Physicists at the University of Bonn have managed to create optical hollows and more complex patterns into which the light of a Bose-Einstein condensate flows. The creation of such highly low-loss structures for light is a prerequisite for complex light circuits, such as for quantum information processing for a new generation of computers. The researchers are now presenting their results in the journal Nature Photonics.

Light particles (photons) occur as tiny, indivisible portions. Many thousands of these light portions can be merged to form a single super-photon if they are...

Im Focus: Circular RNA linked to brain function

For the first time, scientists have shown that circular RNA is linked to brain function. When a RNA molecule called Cdr1as was deleted from the genome of mice, the animals had problems filtering out unnecessary information – like patients suffering from neuropsychiatric disorders.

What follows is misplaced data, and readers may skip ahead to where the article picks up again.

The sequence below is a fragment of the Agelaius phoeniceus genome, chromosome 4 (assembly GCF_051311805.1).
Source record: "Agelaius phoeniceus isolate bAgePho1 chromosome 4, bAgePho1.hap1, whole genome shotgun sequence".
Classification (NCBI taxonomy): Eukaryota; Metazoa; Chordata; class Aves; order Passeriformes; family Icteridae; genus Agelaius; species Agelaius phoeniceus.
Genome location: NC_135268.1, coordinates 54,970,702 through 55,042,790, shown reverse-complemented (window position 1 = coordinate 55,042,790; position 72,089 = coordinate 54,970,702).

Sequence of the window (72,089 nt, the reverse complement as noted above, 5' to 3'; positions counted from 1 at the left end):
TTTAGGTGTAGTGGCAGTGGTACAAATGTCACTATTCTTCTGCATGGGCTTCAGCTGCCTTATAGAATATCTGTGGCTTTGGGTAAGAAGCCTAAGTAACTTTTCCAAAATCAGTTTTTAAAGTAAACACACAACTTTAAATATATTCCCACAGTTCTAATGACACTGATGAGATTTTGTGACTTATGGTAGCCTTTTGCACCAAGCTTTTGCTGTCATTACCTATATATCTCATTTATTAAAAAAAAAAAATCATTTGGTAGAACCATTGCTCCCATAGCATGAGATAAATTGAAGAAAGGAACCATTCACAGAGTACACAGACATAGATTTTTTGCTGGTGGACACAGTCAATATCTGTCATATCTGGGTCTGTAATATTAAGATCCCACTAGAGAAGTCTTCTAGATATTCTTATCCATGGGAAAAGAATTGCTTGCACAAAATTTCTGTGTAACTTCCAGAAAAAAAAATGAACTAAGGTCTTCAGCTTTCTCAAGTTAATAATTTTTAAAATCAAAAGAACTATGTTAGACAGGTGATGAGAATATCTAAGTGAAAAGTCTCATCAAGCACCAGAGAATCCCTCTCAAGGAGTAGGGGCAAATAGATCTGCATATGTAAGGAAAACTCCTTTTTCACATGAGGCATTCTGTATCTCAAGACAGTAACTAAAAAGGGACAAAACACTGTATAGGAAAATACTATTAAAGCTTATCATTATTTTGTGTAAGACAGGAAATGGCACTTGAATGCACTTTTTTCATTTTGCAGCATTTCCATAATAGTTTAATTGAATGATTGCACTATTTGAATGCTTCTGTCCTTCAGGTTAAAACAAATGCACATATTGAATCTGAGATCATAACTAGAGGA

While hundreds of circular RNAs (circRNAs) are abundant in mammalian brains, one big question has remained unanswered: What are they actually good for? In the...

Im Focus: RAVAN CubeSat measures Earth's outgoing energy

An experimental small satellite has successfully collected and delivered data on a key measurement for predicting changes in Earth's climate.

The Radiometer Assessment using Vertically Aligned Nanotubes (RAVAN) CubeSat was launched into low-Earth orbit on Nov. 11, 2016, in order to test new...

Im Focus: Scientists shine new light on the “other high temperature superconductor”